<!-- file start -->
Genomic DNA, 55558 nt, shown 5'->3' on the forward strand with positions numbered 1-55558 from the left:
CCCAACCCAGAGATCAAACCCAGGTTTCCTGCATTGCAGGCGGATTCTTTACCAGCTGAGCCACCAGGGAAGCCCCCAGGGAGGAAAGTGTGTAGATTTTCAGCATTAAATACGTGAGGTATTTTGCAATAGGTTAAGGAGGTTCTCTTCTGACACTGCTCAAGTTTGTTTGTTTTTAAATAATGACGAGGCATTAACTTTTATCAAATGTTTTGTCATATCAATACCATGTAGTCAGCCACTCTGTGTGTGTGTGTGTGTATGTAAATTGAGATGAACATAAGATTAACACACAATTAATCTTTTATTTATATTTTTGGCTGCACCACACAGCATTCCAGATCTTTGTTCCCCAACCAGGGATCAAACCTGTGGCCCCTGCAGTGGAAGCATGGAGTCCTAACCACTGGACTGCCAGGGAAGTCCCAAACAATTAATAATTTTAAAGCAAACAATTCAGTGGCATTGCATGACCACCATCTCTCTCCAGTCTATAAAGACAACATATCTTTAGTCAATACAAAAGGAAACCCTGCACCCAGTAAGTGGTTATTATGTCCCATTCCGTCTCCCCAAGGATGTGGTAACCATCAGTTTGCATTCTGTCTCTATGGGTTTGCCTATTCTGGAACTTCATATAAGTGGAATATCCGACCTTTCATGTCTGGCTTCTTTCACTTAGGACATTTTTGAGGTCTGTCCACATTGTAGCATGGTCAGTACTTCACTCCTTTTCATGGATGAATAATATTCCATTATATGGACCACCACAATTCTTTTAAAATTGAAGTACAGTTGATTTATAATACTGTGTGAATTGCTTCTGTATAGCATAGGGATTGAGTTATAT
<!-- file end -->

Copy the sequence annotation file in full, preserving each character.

Genomic DNA, 55558 nt, shown 5'->3' on the forward strand with positions numbered 1-55558 from the left:
CCCAACCCAGAGATCAAACCCAGGTTTCCTGCATTGCAGGCGGATTCTTTACCAGCTGAGCCACCAGGGAAGCCCCCAGGGAGGAAAGTGTGTAGATTTTCAGCATTAAATACGTGAGGTATTTTGCAATAGGTTAAGGAGGTTCTCTTCTGACACTGCTCAAGTTTGTTTGTTTTTAAATAATGACGAGGCATTAACTTTTATCAAATGTTTTGTCATATCAATACCATGTAGTCAGCCACTCTGTGTGTGTGTGTGTGTATGTAAATTGAGATGAACATAAGATTAACACACAATTAATCTTTTATTTATATTTTTGGCTGCACCACACAGCATTCCAGATCTTTGTTCCCCAACCAGGGATCAAACCTGTGGCCCCTGCAGTGGAAGCATGGAGTCCTAACCACTGGACTGCCAGGGAAGTCCCAAACAATTAATAATTTTAAAGCAAACAATTCAGTGGCATTGCATGACCACCATCTCTCTCCAGTCTATAAAGACAACATATCTTTAGTCAATACAAAAGGAAACCCTGCACCCAGTAAGTGGTTATTATGTCCCATTCCGTCTCCCCAAGGATGTGGTAACCATCAGTTTGCATTCTGTCTCTATGGGTTTGCCTATTCTGGAACTTCATATAAGTGGAATATCCGACCTTTCATGTCTGGCTTCTTTCACTTAGGACATTTTTGAGGTCTGTCCACATTGTAGCATGGTCAGTACTTCACTCCTTTTCATGGATGAATAATATTCCATTATATGGACCACCACAATTCTTTTAAAATTGAAGTACAGTTGATTTATAATACTGTGTGAATTGCTTCTGTATAGCATAGGGATTGAGTTATAT